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Lecture 19

PSYC 1002 Lecture 19: Chapter 13 Social Psychology - March 27, 30 - lectures 19, 20
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Department
Psychology
Course
PSYC 1002
Professor
Chris Motz
Semester
Winter

Description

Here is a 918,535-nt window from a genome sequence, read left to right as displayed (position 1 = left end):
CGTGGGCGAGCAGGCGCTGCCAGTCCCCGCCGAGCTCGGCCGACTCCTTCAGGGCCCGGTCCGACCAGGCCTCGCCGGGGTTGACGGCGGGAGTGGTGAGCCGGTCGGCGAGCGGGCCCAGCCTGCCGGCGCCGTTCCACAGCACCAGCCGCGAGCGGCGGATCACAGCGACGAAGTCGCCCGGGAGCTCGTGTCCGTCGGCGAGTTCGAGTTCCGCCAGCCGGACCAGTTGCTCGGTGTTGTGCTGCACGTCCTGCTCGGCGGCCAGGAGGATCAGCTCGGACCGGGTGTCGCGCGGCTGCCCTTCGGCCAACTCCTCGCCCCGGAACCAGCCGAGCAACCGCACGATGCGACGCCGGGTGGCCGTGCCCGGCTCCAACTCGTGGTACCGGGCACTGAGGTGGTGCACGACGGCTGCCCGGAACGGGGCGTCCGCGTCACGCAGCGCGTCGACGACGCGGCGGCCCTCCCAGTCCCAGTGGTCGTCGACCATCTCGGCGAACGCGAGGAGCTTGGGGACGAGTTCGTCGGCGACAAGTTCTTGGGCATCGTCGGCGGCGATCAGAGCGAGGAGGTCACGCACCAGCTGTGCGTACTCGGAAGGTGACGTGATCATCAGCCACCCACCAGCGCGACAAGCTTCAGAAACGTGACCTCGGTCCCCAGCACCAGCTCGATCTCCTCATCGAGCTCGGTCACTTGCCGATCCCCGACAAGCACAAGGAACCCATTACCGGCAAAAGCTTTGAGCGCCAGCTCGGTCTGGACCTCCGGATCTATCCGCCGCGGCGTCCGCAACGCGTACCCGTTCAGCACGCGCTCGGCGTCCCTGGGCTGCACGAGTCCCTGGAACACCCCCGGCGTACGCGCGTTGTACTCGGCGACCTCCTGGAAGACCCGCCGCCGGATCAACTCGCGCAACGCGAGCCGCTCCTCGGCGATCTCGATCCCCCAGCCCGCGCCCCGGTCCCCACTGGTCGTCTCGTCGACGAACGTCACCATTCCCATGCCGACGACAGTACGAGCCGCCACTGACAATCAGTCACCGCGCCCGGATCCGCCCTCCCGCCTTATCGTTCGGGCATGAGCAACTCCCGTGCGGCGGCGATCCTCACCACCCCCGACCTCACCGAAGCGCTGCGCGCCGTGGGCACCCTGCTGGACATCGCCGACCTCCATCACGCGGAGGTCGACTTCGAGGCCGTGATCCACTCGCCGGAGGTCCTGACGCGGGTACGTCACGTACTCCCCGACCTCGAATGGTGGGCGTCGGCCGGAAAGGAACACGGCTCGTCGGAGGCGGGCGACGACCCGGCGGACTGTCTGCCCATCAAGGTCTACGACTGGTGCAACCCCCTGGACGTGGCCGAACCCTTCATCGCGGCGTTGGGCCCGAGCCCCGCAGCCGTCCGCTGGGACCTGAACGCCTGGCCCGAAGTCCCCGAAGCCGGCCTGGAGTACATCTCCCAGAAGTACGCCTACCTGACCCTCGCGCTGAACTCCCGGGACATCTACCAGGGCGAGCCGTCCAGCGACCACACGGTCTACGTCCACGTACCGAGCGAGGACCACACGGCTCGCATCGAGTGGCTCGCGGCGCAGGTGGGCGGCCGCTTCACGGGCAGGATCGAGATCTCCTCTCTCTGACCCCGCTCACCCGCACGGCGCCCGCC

Chapter 13: Social Psychology - March 27, 30 - lectures 19, 20 March 30, 2017 8:25 AM Introduction to the Study of Psychology PSYC1002-H Goals for today’s class… Social Thinking Attributions & Attribution Errors Social Perception, Presentation & Comparison Attitudes & Behaviour, Attitude Change Social Influence Conformity Obedience Group Influence Group Identity Intergroup Relations Stereotypes & Prejudice Stereotype Threat Social Psychology • The scientific study of how people think about, influence, and relate to one another. Thinking – self & other Influence – situations & roles Groups – Ingroup vs. Outgroup Personality – person vs. situation • Connecting all of these factors to behaviour. Attribution Theory • Attribution theory can be used to understand other people’s behaviour (why they are doing what they are doing), and can also be used to predict how they might behave in the future (understanding their attributions helps us understand how they might think about behaving in future similar circumstances). The attributions that they make for events will shape their future behaviour. • But we can also use Attribution theory to help us understand our own emotions/actions toward other people. The ways we attribute (explain) other people’s behaviour shapes the way to feel/act toward them. Attribution Theory • Every attribution can be classified along several dimensions (Weiner) Locus of Causality: Internal vs. External (originally, Rotter’s Locus of Controllability) Stability: Stable vs. Unstable Controllability: Controllable vs. Uncontrollable Globality: Global vs. Specific Intentionality: Intentional vs. Unintentional • Our attributions have behavioural & psychological consequences (self-esteem, guilt, shame, anger, sympathy) Belief in a Just World • When we make an attribution for someone’sbehaviour (explain their behaviour) – our attribution is grounded in our belief that the world is fair (the world is “just”). • Belief in a Just World (Learner & colleagues) We have a need to believe that “I am a just person living in a just world, a world where people get what they deserve” As children, we are taught that good is rewarded and evil is punished Thus, we feel that those who are successful (or fortunate) must be good people (and vice-versa) Belief in a Just World Isabel Correia, Jorge Vala & Patricia Aguiar (2007). Victim’s innocence, social categorization, and the threat to the belief in a just world Belief in a Just World • Study One Participants watched a 5 minute video – child who lost both arms in an accident Two conditions: innocent vs. not innocent (warned) DV = Stroop Task (response times) 10 justice-related words (right, fair) and 10 neutral words (telephone, wood, glass) Hypothesis: When BJW is threatened, response times for the justice-related words will increase (slow down) because participants more distracted Belief in a Just World • Study One • Results Reading speed was slower for the justice-related words in the innocent condition (compared to the other three conditions) Neutral words Justice-related Innocent normal slower Not innocent normal normal • Thus, our belief in a just world is threatened when bad things happen to innocent people Chapter 13 Page 1 Innocent normal slower Not innocent normal normal • Thus, our belief in a just world is threatened when bad things happen to innocent people Belief in a Just World • Study Two • Same as study one – except that the social categorization of the child was manipulated Ingroup (Portuguese) vs. Outgroup (Gypsy) • Hypothesis: a victim from “our group” is more threatening than a victim from an outgroup • A 2 (innocence) by 2 (group) design Belief in a Just World • Study Two • Results Reading speed was slower for justice-related words in the Ingroup condition than in the Outgroup condition, and the innocence of the victim no longer had any significant impact • When the victim’s identity was explicitly mentioned as part of the ingroup, this ingroup identification (of a victim) produced a threat to BJW regardless of the victim’s innocence. • When the victim’s identity was explicitly mentioned as part of the outgroup, the BJW was not really threatened (even if the child was innocent). Belief in a Just World • Conclusions: Our BJW is affected when bad events happen to innocent people. But we seem to apply our BJW differently depending on the identity of the victim. If the victim is specifically part of our ingroup, then our BJW may be threatened regardless of the victim’s innocence. If the victim is specifically part of the outgroup, then our BJW may not apply (regardless of the victim’s innocence) Meaning that we may believe that an ingroup member is always innocent and an outgroup member is always guilty Attribution Errors & Biases • Explaining other people’s behaviour Explanations can be dispositional or situational • Fundamental Attribution Error Observers overestimatethe importance of traits and underestimate the importance of situations when they seek explanations of an actor's behaviour. Attribution Errors & Biases • Jones & Harris (1967) • Participants read a speech written by a student. The speech was either pro-Castro or anti-Castro. • Participants were told that the student had either, (1) freely chosen to write from this position, or (2) been assigned to write from this position Attribution Errors & Biases • Jones & Harris (1967) • Results Participants were more likely to infer that the paper reflected the student’s true attitude when the position had been freely chosen Even when participants thought the student had no choice, they still used the speech to infer attitude. • Thus, we fall prey to the fundamental attribution error even when we are fully aware of the situation’s impact. Attribution Errors & Biases • Self-serving bias – the tendency to perceive oneself favourably (correlated with self-esteem). • False Consensus & False Uniqueness We further enhance our self-image by over/under-estimating the extent to which others think/act like us. Opinions Undesirable behaviours Desirable behaviours Social Perception • Comparing ourselves with others Social comparison theory Festinger (1954) Without any objective ways of evaluating our performance, we compare ourselves with others, but not just any others, those who are similar or worse off Social Perception • Social comparison theory • Miller & McFarland (1987) Participants (in a group with other participants) read an incomprehensible passage. Were instructed to “seek help if they ran into any serious problems in understanding the paper” None of the subjects sought help. They assumed that other subjects would not be similarly restrained by fear of embarrassment. They wrongfully inferred that people who did not seek help did not need any. Social Perception • Presenting ourselves to others Impression management Chapter 13 Page 2 Impression management Nonverbal cues Conforming to situational norms Showing appreciation of others Behavioural matching Lecture Break Social Perception • Self-Monitoring (Mark Snyder, 1974, 1979, 1987) • Individuals vary in the extent to which they strategically cultivate public appearances (impression management) • People differ meaningfully in the extent to which they can and do engage in expressive control Self-Monitors • High Self-Monitors ○ Are particularly sensitive to the ways they express and present themselvesin social situations • Low Self-Monitors ○ Tend to express what they feel, rather than mold and tailor their behaviour to fit the situation Self-Monitoring • Not related to being highly anxious, to being extraverted, or to having a high need for approval • High S-M do not necessarily have high scores on a scale of Machiavellianism • “In their relationships with friends and acquaintances, high S-M individuals are eager to use their self- monitoring abilities to promote smooth social interactions.” (Snyder, 1980) Applications for the real world • DeBono and colleagues (1985, 87, 88, 89, 90, 91, 95) Explorations of consumer attitudes and behaviour Applications for the real world • High s-m value consumer products for their strategic value in cultivating social images and public appearances. • They are persuaded by images of some kind of status indicator • They react positively to advertising appeals that associate products with status. Applications for the real world • Low s-m judge consumer products in terms of the quality of the products stripped of their image-creating and status-enhancing veneer. • They chose products that they could trust to perform their intended functions well. Attitudes • Attitudes – beliefs or opinions about people, objects, or ideas • Can attitudes predict behaviour? Yes… but only.. ○ When attitudes are strong? ○ When one has strong awareness of one’s attitudes? ○ When attitudes are relevant to the behaviour? Attitudes • Changes in behaviour can precede changes in attitudes - Dissonance: ○ Behaviours can change attitudes ○ When you have an attitude Cognitive Dissonance Theory about something, but you do ○ Festinger (1957) - refers to an individual's motivation to reduce the discomfort (dissonance) caused by something else two inconsistent thoughts. ○ Ie: having an attitude that you ○ Motivated toward consistency should go on a diet ○ Example:  But you eat a tub of ice cream  (attitude) I am generally a pretty relaxed and easy-going person.  (behaviour) However, I just shouted at the driver who just cut me off.  (attitude change) Maybe I am not a relaxed and easy-going driver. Attitudes • Changes in behaviour can precede changes in attitudes Self-Perception Theory ○ Bem (1967) - theory about the connection between attitudes and behaviour; it stresses that individuals make inferences about their attitudes by perceiving their behaviour. ○ Inference about self ○ You do a behaviour, and then decide what your attitude is ○ Example: “I notice that I am spending a lot of time wandering around the common areas of residence, therefore, I must be lonely.” Attitudes • Which is correct? Cognitive Dissonance or Self-Perception? • Research supports: • Cognitive dissonance theory when the person has a pre-existing attitude/belief, and then does a contrary behaviour where they then feel cheap, stupid, or guilty about their behaviour • Self-perception theory when people are not strongly committed to an attitude or when they strengthen their attitude after acting consistent with their attitude How are Attitudes Changed? • The Communicator ○ Ie: a narrator ○ Important variables Chapter 13 Page 3 ○ Important variables  Expertise  Attractiveness • The Message ○ Elaboration likelihood model  Central route versus peripheral route to persuasion  The likely hood that someone will like more information  Central: it is a lot of information □ Ie: commercialswith a lot of text/ info  Peripheral: not a lot of information □ Ie: commercialswith very little info/ text on it □ More emotional • The Medium ○ The means through which the ad is communicated ○ Ie: Commercial,billboard, magazine, picture, radio, newspaper etc… • The Target ○ Age  A younger target is more willing to change their attitudes rather than an older target How are Attitudes Changed? • Subject motivation • Level of processing motivation • Low motivation = persuasion more likely to be determined by heuristics - High motivation - negative • High motivation = persuasion more likely to be determined by systematic processing (scrutinize the claims in framing is more persuasive greater detail) - Low motivation - positive framing • Message framing valence is more persuasive ○ Negative (loss framed) vs. Positive (gain framed) ○ Negative focuses on the bad things if you don’t get the product ○ Positive focuses on the good things that will happen to you if you get he product Social Influence • Conformity ○ Involves a change in a person's behaviour to coincide more with a group standard (as a result of real or imagined group pressure). • Asch’s (1951, 1955) conformity experiments ○ Which line is the same length as a standard line? ○ Conformed to wrong answer 35% of time Lecture Break Conformity • Factors that contribute to conformity Normative social influence Informational social influence Unanimity of the g